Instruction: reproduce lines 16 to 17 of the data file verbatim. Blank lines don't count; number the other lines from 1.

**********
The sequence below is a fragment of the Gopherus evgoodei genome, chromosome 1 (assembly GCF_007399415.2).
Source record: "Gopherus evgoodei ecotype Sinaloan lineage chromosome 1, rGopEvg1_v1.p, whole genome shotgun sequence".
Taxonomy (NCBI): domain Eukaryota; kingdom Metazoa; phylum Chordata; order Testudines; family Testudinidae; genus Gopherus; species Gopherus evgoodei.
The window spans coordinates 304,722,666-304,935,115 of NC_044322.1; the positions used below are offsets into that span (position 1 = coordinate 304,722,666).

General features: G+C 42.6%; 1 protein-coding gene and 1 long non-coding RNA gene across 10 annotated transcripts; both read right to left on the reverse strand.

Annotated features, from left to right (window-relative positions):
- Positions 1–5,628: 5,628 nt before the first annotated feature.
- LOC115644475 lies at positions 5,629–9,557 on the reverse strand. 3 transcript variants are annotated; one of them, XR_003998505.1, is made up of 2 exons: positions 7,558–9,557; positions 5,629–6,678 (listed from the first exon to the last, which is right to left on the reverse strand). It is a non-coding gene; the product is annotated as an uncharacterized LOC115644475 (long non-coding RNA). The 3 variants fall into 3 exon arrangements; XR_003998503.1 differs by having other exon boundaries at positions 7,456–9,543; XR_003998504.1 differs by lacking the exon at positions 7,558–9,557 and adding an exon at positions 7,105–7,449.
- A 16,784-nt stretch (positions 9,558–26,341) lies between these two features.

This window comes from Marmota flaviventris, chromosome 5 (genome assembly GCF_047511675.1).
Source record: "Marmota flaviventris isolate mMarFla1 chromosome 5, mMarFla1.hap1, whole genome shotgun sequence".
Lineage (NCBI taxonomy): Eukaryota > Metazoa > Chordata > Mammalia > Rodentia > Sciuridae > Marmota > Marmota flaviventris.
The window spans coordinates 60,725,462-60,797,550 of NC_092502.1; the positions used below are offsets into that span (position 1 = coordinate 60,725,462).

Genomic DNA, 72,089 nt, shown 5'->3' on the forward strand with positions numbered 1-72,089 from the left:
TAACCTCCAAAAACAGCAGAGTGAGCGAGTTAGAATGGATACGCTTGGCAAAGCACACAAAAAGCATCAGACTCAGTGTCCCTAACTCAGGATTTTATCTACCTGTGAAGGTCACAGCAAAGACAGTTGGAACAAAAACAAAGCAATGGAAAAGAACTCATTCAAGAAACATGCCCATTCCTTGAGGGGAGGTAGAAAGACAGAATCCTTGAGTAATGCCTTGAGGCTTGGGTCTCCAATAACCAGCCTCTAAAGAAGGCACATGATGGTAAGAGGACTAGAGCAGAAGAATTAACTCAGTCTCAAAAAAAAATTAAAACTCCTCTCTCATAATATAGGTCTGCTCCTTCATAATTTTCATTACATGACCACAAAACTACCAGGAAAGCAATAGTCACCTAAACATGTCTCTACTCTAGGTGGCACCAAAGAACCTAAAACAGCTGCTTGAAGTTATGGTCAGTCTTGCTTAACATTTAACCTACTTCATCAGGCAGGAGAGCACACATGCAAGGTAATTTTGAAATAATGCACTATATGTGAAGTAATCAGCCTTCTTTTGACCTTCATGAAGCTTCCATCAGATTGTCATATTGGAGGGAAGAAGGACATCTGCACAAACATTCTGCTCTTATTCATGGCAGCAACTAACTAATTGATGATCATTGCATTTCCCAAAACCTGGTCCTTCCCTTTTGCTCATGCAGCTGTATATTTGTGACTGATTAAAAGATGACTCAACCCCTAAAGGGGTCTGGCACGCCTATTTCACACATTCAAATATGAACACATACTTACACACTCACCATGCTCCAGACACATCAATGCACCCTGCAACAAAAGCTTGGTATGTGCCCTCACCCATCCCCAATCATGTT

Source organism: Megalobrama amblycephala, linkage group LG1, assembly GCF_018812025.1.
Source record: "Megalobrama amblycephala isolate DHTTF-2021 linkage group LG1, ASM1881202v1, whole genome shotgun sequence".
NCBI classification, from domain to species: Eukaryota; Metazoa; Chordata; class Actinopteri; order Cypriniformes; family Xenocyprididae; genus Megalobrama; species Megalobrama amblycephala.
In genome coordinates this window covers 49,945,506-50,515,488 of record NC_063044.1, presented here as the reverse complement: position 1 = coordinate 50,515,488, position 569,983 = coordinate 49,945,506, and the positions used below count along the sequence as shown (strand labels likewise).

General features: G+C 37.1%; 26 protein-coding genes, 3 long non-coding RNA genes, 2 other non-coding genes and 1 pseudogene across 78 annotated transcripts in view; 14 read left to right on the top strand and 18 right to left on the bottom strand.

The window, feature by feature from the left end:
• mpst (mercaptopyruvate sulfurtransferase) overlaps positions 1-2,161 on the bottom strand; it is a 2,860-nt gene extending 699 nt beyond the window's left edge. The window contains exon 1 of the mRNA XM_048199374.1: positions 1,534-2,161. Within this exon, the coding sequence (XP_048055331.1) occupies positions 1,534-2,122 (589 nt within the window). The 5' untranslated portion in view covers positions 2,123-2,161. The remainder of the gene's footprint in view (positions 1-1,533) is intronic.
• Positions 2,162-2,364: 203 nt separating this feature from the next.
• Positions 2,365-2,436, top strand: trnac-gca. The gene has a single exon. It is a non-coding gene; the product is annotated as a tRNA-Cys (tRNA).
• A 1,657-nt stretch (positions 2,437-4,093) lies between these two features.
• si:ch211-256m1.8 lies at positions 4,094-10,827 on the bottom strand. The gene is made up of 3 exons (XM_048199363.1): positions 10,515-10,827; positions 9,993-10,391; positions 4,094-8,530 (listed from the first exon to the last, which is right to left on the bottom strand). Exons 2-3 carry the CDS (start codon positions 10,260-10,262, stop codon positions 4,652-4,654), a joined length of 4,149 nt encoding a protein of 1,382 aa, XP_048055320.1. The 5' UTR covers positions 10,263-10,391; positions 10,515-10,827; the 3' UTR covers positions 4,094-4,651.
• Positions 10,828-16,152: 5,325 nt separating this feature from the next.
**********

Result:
Source organism: Megalobrama amblycephala, linkage group LG1, assembly GCF_018812025.1.
Source record: "Megalobrama amblycephala isolate DHTTF-2021 linkage group LG1, ASM1881202v1, whole genome shotgun sequence".